Every child has the right to live, thrive and reach their full potential. Millions of children, however, are denied these rights. They face abuse, neglect and exploitation. Some have been kidnapped and sold into slavery or sexual exploitation. Others are forced to work long hours to support their families or become homeless. They do not get the education or health care they need.
Children rights are a set of universal standards that governments must implement in order to protect the lives and wellbeing of all children, everywhere. The international community has agreed upon these standards through the Convention on the Rights of the Child, which nearly all countries have signed and ratified.
The Convention sets out 54 rights, or principles, for all children, everywhere. It is not a list of “to-do” items; rather, it provides an overview of the basic needs and expectations that all children should be guaranteed. It includes rights related to education, health, social protection and legal and physical protection. It also covers a wide range of issues affecting children, such as trafficking in humans, discrimination on the basis of race or ethnicity, the use of child labour and war and conflict involving children.
Governments must ensure that children can travel freely within and out of their country, whether for school, work or medical treatment. They must protect children from being harmed, physically or emotionally, by other people, and they must help families to pay for the cost of healthcare. Children have the right to have their mental, emotional and physical health checked regularly. They should be able to speak freely about their problems and feelings, without fear of punishment or retaliation. They have the right to form their own opinions, including on sociopolitical ideologies, religion and spiritual beliefs, provided they do not harm others.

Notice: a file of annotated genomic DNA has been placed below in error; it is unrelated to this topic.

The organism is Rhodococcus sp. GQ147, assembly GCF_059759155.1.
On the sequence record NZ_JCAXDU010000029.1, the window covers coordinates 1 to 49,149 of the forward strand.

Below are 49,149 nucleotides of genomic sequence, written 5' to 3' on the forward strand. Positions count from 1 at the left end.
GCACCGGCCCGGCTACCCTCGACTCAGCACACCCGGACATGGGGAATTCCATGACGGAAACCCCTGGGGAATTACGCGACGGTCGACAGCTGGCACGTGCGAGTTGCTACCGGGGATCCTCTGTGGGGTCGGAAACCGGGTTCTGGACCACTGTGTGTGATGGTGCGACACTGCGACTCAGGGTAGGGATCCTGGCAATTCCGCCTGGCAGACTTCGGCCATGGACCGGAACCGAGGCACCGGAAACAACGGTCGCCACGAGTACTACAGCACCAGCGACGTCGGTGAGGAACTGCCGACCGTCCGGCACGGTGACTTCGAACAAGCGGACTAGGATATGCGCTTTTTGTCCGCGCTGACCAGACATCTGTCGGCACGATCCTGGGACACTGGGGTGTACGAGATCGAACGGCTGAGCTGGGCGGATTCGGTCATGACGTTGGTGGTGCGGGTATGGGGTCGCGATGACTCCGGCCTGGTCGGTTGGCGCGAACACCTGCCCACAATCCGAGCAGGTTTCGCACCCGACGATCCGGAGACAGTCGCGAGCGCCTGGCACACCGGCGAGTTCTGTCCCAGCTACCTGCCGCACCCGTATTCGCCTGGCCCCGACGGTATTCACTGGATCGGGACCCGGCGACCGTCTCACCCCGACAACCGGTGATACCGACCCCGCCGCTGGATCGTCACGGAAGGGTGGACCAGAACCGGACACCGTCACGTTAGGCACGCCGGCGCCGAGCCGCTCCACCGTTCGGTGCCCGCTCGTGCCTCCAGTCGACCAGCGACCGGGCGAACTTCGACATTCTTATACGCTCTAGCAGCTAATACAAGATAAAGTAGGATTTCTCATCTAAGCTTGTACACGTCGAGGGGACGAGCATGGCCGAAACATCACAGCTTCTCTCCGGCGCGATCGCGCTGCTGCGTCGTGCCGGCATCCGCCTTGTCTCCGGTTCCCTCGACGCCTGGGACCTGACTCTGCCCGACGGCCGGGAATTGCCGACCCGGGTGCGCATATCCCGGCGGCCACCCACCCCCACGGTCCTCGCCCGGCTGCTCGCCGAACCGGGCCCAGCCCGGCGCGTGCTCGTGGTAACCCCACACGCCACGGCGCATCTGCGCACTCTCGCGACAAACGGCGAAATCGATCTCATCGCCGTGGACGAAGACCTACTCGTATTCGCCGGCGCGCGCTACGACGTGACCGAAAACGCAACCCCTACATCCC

They have the right to have their family names registered when they are born and to have a nationality (belong to a country). Governments must make sure that children know who their parents are, and that they can keep in contact with both of them unless this would harm them. Governments must also prevent them from being taken out of the country by one parent and given to someone else for sale or exploitation (being taken advantage of).
Children have the right to freedom from all forms of exploitation, such as harmful work, drugs, violence, physical or emotional abuse, lack of proper healthcare, and war and conflict. They have the right to a good standard of living, to food, clothing and housing. They have the right to play, learn and participate in cultural life. They have the right to a safe environment and the right to have a say in decisions that affect them, according to their age and degree of maturity. They have the right to an education that prepares them to lead responsible lives and contribute to society. They have the right to rest and leisure, and to play and exercise their creative skills.